Mobile Development for IT Managers

It’s no secret, more and more people use phones and tablets to do things they used to do on a desktop  – things like checking email, buying products and services, searching for information, and making business transactions.

But individuals aren’t the only ones benefiting from mobile technology – companies are, too. Increasingly, companies are using mobile devices to increase workers’ productivity, support their sales teams, train their workforces and enhance employee communications.

Mobile development means building the websites and apps that people use on their cell phones, smartphones and tablets to accomplish all these tasks. At the very least, businesses should optimize their traditional websites for mobile users if a significant amount of traffic is originating from mobile devices, a stat that’s available in the site’s analytics.

However, there’s no point in developing a mobile website or app just to have one. A company won’t see a return on its investment in mobile development unless it satisfies the needs of users, offers them a real benefit or improves their mobile experience in some way. If it falls short, the organization can look incompetent or foolish.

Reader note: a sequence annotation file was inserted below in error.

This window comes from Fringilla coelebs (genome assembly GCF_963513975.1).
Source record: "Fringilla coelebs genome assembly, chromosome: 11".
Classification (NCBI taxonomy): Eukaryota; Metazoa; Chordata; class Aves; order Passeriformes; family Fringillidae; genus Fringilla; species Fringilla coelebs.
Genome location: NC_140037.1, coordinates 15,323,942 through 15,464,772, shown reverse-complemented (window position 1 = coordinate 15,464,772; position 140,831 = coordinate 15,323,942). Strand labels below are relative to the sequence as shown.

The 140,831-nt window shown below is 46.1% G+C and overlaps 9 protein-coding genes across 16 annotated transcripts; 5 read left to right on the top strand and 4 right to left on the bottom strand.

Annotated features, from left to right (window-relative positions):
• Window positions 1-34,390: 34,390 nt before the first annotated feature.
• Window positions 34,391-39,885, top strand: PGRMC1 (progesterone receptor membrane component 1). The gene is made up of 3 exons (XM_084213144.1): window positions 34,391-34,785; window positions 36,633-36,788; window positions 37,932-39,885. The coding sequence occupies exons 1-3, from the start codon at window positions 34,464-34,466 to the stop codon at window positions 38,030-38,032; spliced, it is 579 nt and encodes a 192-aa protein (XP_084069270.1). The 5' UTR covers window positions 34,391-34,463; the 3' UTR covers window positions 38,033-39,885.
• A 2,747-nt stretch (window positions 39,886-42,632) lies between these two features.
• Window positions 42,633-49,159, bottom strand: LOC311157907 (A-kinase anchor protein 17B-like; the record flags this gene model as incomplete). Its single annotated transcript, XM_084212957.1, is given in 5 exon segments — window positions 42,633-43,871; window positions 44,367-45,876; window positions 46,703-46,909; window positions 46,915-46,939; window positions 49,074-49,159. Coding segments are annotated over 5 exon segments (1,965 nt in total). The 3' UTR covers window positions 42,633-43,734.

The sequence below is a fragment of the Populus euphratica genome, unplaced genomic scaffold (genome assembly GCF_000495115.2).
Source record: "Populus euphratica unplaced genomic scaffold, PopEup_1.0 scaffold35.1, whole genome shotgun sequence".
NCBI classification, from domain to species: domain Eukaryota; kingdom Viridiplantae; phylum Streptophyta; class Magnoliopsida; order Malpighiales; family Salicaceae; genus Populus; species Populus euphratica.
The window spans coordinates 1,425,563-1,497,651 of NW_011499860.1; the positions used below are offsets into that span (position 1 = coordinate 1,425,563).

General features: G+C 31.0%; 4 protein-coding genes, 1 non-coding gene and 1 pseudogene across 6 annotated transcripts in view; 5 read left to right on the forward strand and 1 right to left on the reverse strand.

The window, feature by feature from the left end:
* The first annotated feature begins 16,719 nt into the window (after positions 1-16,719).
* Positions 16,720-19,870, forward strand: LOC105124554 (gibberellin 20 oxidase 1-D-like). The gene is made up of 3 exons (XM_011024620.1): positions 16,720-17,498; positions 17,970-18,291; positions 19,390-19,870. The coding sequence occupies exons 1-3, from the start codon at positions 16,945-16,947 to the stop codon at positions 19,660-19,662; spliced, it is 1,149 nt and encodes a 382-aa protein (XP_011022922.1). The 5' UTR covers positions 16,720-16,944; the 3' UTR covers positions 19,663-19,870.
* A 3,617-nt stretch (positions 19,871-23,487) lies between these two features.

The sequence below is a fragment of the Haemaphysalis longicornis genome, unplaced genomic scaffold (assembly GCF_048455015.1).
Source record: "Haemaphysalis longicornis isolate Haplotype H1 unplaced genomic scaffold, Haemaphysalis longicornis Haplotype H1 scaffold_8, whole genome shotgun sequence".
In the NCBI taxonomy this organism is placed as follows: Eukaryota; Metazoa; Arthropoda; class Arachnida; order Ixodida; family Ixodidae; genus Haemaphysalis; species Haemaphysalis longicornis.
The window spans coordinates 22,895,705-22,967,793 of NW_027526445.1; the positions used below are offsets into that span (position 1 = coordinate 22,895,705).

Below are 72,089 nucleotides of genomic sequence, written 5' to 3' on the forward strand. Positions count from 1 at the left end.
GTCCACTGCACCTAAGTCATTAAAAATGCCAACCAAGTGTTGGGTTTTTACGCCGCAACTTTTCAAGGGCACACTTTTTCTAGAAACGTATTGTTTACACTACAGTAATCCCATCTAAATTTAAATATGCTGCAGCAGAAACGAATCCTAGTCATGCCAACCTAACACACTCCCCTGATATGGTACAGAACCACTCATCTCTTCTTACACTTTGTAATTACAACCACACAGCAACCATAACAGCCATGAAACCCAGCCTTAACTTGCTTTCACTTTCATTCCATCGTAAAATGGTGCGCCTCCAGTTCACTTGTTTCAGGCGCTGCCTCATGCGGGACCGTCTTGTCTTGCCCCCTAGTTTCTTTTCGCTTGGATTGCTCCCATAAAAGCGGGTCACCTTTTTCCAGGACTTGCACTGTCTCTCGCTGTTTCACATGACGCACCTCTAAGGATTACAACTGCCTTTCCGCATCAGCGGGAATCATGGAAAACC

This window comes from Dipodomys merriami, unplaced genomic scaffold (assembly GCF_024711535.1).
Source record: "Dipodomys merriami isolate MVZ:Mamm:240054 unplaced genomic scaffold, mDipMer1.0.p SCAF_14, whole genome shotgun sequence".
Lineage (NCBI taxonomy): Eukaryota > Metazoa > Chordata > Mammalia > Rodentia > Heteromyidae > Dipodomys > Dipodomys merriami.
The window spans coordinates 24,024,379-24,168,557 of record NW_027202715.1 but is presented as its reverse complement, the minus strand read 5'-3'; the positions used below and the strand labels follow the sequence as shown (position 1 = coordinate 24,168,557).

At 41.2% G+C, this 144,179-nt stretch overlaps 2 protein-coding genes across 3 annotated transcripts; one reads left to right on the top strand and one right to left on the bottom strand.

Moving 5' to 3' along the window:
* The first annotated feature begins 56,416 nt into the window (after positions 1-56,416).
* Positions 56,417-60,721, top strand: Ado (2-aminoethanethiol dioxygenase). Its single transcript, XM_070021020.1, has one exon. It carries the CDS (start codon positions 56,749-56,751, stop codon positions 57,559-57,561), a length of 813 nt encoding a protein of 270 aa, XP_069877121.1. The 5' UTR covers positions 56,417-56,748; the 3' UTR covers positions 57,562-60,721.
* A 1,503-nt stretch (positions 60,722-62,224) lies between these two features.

Well-crafted mobile solutions demonstrate a thorough understanding of the target audience by providing compelling, context-appropriate content that’s of real value to users. Therefore, a comprehensive mobile development strategy is needed to make the most of the opportunities that mobile devices present.

Types of mobile development

There are three options when it comes to mobile development. Here’s the lowdown on each one:

  • Mobile websites
    • Mobile websites are websites that are optimized for viewing on the small screens of mobile devices.
    • Mobile websites are device agnostic.
  • Web-based mobile apps
    • Web-based mobile apps are accessed via the device’s web browser. The part of the app the user interacts with runs on the device but the back end functionality is handled by the host server(s).
    • Web-based mobile apps are device agnostic.
  • Native mobile apps